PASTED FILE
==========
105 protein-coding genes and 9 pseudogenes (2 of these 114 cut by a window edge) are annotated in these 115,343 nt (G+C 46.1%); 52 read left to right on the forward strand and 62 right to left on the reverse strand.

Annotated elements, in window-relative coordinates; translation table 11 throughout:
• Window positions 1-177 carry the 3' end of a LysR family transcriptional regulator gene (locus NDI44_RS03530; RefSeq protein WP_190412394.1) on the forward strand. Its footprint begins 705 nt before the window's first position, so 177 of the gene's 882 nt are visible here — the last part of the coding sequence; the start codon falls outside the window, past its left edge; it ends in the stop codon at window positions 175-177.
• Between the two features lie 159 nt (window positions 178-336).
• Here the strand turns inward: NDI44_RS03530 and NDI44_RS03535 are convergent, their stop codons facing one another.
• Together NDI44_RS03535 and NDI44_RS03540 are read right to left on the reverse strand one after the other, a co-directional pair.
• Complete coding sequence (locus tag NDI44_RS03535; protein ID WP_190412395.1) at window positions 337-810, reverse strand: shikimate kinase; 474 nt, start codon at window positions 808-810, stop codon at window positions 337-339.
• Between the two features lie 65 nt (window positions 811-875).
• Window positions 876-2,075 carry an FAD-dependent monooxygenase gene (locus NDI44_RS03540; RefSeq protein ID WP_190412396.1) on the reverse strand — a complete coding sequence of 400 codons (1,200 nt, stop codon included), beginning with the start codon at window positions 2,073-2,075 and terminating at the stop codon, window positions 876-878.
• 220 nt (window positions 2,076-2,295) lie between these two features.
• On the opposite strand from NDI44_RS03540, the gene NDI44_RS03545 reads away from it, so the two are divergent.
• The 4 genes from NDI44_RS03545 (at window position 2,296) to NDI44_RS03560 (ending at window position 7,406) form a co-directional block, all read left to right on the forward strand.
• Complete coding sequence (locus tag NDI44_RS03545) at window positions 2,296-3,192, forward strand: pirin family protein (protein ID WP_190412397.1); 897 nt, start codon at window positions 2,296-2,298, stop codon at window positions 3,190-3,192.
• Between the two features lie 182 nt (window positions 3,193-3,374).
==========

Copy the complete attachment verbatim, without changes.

105 protein-coding genes and 9 pseudogenes (2 of these 114 cut by a window edge) are annotated in these 115,343 nt (G+C 46.1%); 52 read left to right on the forward strand and 62 right to left on the reverse strand.

Annotated elements, in window-relative coordinates; translation table 11 throughout:
• Window positions 1-177 carry the 3' end of a LysR family transcriptional regulator gene (locus NDI44_RS03530; RefSeq protein WP_190412394.1) on the forward strand. Its footprint begins 705 nt before the window's first position, so 177 of the gene's 882 nt are visible here — the last part of the coding sequence; the start codon falls outside the window, past its left edge; it ends in the stop codon at window positions 175-177.
• Between the two features lie 159 nt (window positions 178-336).
• Here the strand turns inward: NDI44_RS03530 and NDI44_RS03535 are convergent, their stop codons facing one another.
• Together NDI44_RS03535 and NDI44_RS03540 are read right to left on the reverse strand one after the other, a co-directional pair.
• Complete coding sequence (locus tag NDI44_RS03535; protein ID WP_190412395.1) at window positions 337-810, reverse strand: shikimate kinase; 474 nt, start codon at window positions 808-810, stop codon at window positions 337-339.
• Between the two features lie 65 nt (window positions 811-875).
• Window positions 876-2,075 carry an FAD-dependent monooxygenase gene (locus NDI44_RS03540; RefSeq protein ID WP_190412396.1) on the reverse strand — a complete coding sequence of 400 codons (1,200 nt, stop codon included), beginning with the start codon at window positions 2,073-2,075 and terminating at the stop codon, window positions 876-878.
• 220 nt (window positions 2,076-2,295) lie between these two features.
• On the opposite strand from NDI44_RS03540, the gene NDI44_RS03545 reads away from it, so the two are divergent.
• The 4 genes from NDI44_RS03545 (at window position 2,296) to NDI44_RS03560 (ending at window position 7,406) form a co-directional block, all read left to right on the forward strand.
• Complete coding sequence (locus tag NDI44_RS03545) at window positions 2,296-3,192, forward strand: pirin family protein (protein ID WP_190412397.1); 897 nt, start codon at window positions 2,296-2,298, stop codon at window positions 3,190-3,192.
• Between the two features lie 182 nt (window positions 3,193-3,374).